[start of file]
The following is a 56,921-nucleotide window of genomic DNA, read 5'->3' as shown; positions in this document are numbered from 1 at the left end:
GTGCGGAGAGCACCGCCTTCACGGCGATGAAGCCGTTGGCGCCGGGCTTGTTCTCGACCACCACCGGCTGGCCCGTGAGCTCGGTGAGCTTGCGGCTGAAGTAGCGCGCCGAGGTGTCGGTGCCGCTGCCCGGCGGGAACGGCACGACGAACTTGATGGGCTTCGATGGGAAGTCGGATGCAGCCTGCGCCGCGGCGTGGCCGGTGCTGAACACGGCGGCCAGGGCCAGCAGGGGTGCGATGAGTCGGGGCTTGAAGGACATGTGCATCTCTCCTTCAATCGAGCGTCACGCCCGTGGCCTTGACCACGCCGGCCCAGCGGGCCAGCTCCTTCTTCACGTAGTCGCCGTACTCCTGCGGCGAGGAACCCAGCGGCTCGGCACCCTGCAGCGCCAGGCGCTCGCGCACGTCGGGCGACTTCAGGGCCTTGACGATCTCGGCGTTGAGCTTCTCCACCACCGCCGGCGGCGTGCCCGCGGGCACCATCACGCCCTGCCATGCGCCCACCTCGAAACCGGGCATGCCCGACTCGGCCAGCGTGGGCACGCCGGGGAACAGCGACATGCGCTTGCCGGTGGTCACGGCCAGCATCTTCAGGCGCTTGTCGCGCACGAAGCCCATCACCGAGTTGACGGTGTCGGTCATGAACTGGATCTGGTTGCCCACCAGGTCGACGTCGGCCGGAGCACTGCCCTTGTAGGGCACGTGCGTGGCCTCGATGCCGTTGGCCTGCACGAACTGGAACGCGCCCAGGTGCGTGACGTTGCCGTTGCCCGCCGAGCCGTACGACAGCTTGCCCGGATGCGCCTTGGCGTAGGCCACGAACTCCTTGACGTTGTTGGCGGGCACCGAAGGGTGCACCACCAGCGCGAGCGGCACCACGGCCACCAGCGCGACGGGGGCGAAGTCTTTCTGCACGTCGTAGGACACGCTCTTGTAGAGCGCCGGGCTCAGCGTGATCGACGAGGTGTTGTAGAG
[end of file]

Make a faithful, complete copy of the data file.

The following is a 56,921-nucleotide window of genomic DNA, read 5'->3' as shown; positions in this document are numbered from 1 at the left end:
GTGCGGAGAGCACCGCCTTCACGGCGATGAAGCCGTTGGCGCCGGGCTTGTTCTCGACCACCACCGGCTGGCCCGTGAGCTCGGTGAGCTTGCGGCTGAAGTAGCGCGCCGAGGTGTCGGTGCCGCTGCCCGGCGGGAACGGCACGACGAACTTGATGGGCTTCGATGGGAAGTCGGATGCAGCCTGCGCCGCGGCGTGGCCGGTGCTGAACACGGCGGCCAGGGCCAGCAGGGGTGCGATGAGTCGGGGCTTGAAGGACATGTGCATCTCTCCTTCAATCGAGCGTCACGCCCGTGGCCTTGACCACGCCGGCCCAGCGGGCCAGCTCCTTCTTCACGTAGTCGCCGTACTCCTGCGGCGAGGAACCCAGCGGCTCGGCACCCTGCAGCGCCAGGCGCTCGCGCACGTCGGGCGACTTCAGGGCCTTGACGATCTCGGCGTTGAGCTTCTCCACCACCGCCGGCGGCGTGCCCGCGGGCACCATCACGCCCTGCCATGCGCCCACCTCGAAACCGGGCATGCCCGACTCGGCCAGCGTGGGCACGCCGGGGAACAGCGACATGCGCTTGCCGGTGGTCACGGCCAGCATCTTCAGGCGCTTGTCGCGCACGAAGCCCATCACCGAGTTGACGGTGTCGGTCATGAACTGGATCTGGTTGCCCACCAGGTCGACGTCGGCCGGAGCACTGCCCTTGTAGGGCACGTGCGTGGCCTCGATGCCGTTGGCCTGCACGAACTGGAACGCGCCCAGGTGCGTGACGTTGCCGTTGCCCGCCGAGCCGTACGACAGCTTGCCCGGATGCGCCTTGGCGTAGGCCACGAACTCCTTGACGTTGTTGGCGGGCACCGAAGGGTGCACCACCAGCGCGAGCGGCACCACGGCCACCAGCGCGACGGGGGCGAAGTCTTTCTGCACGTCGTAGGACACGCTCTTGTAGAGCGCCGGGCTCAGCGTGATCGACGAGGTGTTGTAGAG